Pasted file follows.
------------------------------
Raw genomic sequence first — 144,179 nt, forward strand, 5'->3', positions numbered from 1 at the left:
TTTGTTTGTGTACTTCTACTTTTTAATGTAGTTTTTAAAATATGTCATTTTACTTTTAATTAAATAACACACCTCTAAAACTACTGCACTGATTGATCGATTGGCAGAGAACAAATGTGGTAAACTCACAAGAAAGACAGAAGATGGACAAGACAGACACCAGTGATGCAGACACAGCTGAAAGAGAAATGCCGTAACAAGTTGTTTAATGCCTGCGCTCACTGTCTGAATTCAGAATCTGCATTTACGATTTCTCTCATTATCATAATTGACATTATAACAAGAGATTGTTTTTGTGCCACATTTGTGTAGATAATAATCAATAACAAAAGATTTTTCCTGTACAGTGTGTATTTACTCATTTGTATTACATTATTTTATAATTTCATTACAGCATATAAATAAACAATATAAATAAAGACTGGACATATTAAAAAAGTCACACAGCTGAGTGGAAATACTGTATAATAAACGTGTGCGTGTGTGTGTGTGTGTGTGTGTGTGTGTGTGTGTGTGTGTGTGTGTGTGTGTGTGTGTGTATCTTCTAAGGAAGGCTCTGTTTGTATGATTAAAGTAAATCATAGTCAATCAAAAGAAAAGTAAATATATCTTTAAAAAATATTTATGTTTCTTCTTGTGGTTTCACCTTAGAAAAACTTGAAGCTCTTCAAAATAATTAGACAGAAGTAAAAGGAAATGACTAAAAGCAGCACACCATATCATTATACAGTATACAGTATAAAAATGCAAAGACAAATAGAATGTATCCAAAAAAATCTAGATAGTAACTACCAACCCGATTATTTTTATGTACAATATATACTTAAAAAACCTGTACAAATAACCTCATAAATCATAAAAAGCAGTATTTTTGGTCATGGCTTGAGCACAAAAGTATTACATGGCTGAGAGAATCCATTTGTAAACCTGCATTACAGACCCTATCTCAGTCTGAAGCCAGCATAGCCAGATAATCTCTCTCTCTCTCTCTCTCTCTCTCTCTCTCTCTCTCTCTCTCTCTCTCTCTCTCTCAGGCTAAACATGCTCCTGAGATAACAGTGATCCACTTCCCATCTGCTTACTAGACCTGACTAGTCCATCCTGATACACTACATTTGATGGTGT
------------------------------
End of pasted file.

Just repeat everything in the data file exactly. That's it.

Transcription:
Raw genomic sequence first — 144,179 nt, forward strand, 5'->3', positions numbered from 1 at the left:
TTTGTTTGTGTACTTCTACTTTTTAATGTAGTTTTTAAAATATGTCATTTTACTTTTAATTAAATAACACACCTCTAAAACTACTGCACTGATTGATCGATTGGCAGAGAACAAATGTGGTAAACTCACAAGAAAGACAGAAGATGGACAAGACAGACACCAGTGATGCAGACACAGCTGAAAGAGAAATGCCGTAACAAGTTGTTTAATGCCTGCGCTCACTGTCTGAATTCAGAATCTGCATTTACGATTTCTCTCATTATCATAATTGACATTATAACAAGAGATTGTTTTTGTGCCACATTTGTGTAGATAATAATCAATAACAAAAGATTTTTCCTGTACAGTGTGTATTTACTCATTTGTATTACATTATTTTATAATTTCATTACAGCATATAAATAAACAATATAAATAAAGACTGGACATATTAAAAAAGTCACACAGCTGAGTGGAAATACTGTATAATAAACGTGTGCGTGTGTGTGTGTGTGTGTGTGTGTGTGTGTGTGTGTGTGTGTGTGTGTGTGTGTGTGTGTATCTTCTAAGGAAGGCTCTGTTTGTATGATTAAAGTAAATCATAGTCAATCAAAAGAAAAGTAAATATATCTTTAAAAAATATTTATGTTTCTTCTTGTGGTTTCACCTTAGAAAAACTTGAAGCTCTTCAAAATAATTAGACAGAAGTAAAAGGAAATGACTAAAAGCAGCACACCATATCATTATACAGTATACAGTATAAAAATGCAAAGACAAATAGAATGTATCCAAAAAAATCTAGATAGTAACTACCAACCCGATTATTTTTATGTACAATATATACTTAAAAAACCTGTACAAATAACCTCATAAATCATAAAAAGCAGTATTTTTGGTCATGGCTTGAGCACAAAAGTATTACATGGCTGAGAGAATCCATTTGTAAACCTGCATTACAGACCCTATCTCAGTCTGAAGCCAGCATAGCCAGATAATCTCTCTCTCTCTCTCTCTCTCTCTCTCTCTCTCTCTCTCTCTCTCTCTCTCTCTCTCAGGCTAAACATGCTCCTGAGATAACAGTGATCCACTTCCCATCTGCTTACTAGACCTGACTAGTCCATCCTGATACACTACATTTGATGGTGT